Speaker 1 00:15:56 Makes perfect sense. Man goes back to the old adage, right? Not everyone is created equal and everyone has their differences, their strengths or weaknesses you needed to manage and lead to those strengths and weaknesses. Don't pick an arbitrary number because it's arbitrary. But if it really takes Sam $25 to get to one meeting and four meetings to get to one deal, then managing to those numbers and leading an educated to do so first and foremost, your team may take a hundred dials and that means steady. They improve their skill set to bring that activity level back down and be more manageable. Is that fair?
Speaker 2 00:16:29 That is absolutely fair. And I have, I have worked with AEs that when we did the math, they had to do a hundred dials a day. That's not terribly realistic, right? Because then they're just focused on, you know, getting those dials in. And so I said, look, this is not super realistic for us. Let's focus on getting your skills up. There is clearly a skill gap. Maybe the phone numbers are bad, the data's bad. Maybe you're just spinning your wheels on the wrong accounts. Let's work together to improve the quality of your deals so that you don't have to work 12 hours a day to get those dials in. This is me looking out for you, Sam, my AAE, to make sure that we're on the same page and we're after the same thing without
Speaker 1 00:17:08 A doubt. I know it depends Anthony. And I know we can talk about different industries, SAS, and different business to business industries. But if you're just boiling it down, the most simplistic level is the ultimate driver. The main cake, because everything is, I mean, at least in SAF is ARR, right? Striving, you know, annual road run rates and those types of things. But before we get to the annual run rate, you got to get the opportunity or the meeting. That's kind of the leading indicator. If you will, of opportunity. Is that what you just, I'm trying to boil it down for new leaders or whatever, is that a, like if you don't have anything else to base anything on, should it be built around how many meetings you're getting? How many opportunities are starting? Is that to boil? Is that the right KPI? Help me understand that a bit more. I
Speaker 2 00:17:52 Think there's tons of different trains of thought. And I respect everybody's train of thought for me personally, I look at opportunities generated. That's what I care about real opportunities. So on a week to week basis, I will measure, Hey, how many opportunities did you generate today? Is your pipeline in an area where based on your conversion rates can get you to your number. That's all I care about. And then the activity drivers, or sort of supplemental to those other things. But at the end of the day, I care about that one thing, which are your number of opportunities generated on a weekly basis and I will help you get there.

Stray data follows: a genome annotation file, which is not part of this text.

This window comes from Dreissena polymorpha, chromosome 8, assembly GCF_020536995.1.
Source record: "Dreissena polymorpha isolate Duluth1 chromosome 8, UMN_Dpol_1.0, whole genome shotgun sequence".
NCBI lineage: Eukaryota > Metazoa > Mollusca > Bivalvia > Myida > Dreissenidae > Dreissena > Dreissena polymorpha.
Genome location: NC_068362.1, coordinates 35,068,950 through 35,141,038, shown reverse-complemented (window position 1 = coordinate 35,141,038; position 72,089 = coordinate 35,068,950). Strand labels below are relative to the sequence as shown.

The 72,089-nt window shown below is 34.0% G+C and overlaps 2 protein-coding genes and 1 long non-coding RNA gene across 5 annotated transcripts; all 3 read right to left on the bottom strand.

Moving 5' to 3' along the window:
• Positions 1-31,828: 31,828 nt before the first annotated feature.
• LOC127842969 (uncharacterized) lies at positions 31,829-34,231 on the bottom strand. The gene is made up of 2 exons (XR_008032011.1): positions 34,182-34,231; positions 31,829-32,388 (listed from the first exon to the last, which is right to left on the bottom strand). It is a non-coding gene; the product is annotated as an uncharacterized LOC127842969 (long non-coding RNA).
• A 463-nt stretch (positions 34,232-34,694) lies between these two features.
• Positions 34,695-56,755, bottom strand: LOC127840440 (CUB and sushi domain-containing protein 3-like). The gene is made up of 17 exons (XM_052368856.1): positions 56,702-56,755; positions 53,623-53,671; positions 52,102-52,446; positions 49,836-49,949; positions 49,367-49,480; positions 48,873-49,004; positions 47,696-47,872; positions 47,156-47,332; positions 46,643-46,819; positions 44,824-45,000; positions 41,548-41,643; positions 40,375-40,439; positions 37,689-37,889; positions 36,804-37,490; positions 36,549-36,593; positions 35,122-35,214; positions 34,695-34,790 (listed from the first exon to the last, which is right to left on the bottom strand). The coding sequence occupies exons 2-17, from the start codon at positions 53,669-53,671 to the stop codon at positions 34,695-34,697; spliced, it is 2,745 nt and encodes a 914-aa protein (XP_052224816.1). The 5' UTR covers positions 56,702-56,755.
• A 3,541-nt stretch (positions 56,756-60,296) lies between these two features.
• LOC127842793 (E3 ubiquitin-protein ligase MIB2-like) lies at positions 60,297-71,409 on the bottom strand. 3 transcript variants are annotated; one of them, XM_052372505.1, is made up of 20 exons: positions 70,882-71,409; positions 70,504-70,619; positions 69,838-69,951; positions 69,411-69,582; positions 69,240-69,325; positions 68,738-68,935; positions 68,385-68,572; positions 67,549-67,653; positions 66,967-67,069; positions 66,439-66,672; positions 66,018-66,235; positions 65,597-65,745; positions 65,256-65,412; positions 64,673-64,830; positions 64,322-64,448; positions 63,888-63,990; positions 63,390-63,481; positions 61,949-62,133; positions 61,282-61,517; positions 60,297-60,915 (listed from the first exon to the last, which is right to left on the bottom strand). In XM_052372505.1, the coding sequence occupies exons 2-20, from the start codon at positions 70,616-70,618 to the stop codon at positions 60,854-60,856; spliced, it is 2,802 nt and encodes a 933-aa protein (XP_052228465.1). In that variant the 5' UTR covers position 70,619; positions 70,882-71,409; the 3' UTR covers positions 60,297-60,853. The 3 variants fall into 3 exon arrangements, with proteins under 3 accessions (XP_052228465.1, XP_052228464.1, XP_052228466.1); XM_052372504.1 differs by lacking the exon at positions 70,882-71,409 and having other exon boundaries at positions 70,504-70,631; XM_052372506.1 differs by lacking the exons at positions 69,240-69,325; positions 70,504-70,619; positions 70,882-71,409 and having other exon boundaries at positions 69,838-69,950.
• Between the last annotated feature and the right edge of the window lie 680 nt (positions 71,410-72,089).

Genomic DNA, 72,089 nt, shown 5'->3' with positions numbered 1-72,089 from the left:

Speaker 1 00:18:27 Gotcha. I just look at my week and I just know how busy it gets. And I know it gets busy for every leader out there. I'm sure there's a lot of they're out there. Like, Hey, I would love to be managing to that specific level to each of my reps, which we shouldn't be doing that that's the job. But as you're talking to sales leaders, like, cause what you're saying is really coaching, right? It's, it's really coaching and training it to say, Hey, this is unique to you. Here's what you need to know. Here's how we're going to get better together. If I have 48 hours in that 40 hours in the week, realistically, then your estimates, like what portion of that should be spent doing those types of things.
Speaker 2 00:19:03 Yeah. I would say 80% of your time as a sales manager, as a frontline sales manager should be spent on coaching your team. And when I say coaching, I mean, pipeline reviews, deal audits, deal support, jumping on the calls with them, helping them close deals, negotiating and sales coaching itself. Right? So for my, my sales leaders, my sales directors back at fat merchant, I said, you should have one pipeline review at the beginning of the week, that's going to help us forecast, help them manage the deals. Right. Make sure everything is moving forward in that week. No surprises. And then at the end of the week after you've had all your pipeline reviews, you have a coaching session either on that Thursday or that Friday on a skill that you discovered that there was kind of a gap in whether it's follow-up, whether it's objection, handling, whether it's just simply running demos and role-playing, whatever that thing is for that individual should be spent on coaching. And then for the rest of the week, you should be in those deals, helping them close.
Speaker 1 00:20:03 Makes perfect sense, man. Why aren't we doing more of that? Is it just that the constraints of time, the confidence level as a sales leader, maybe they're newer set, like why go and do more of that and your, from what you've seen from self-leadership I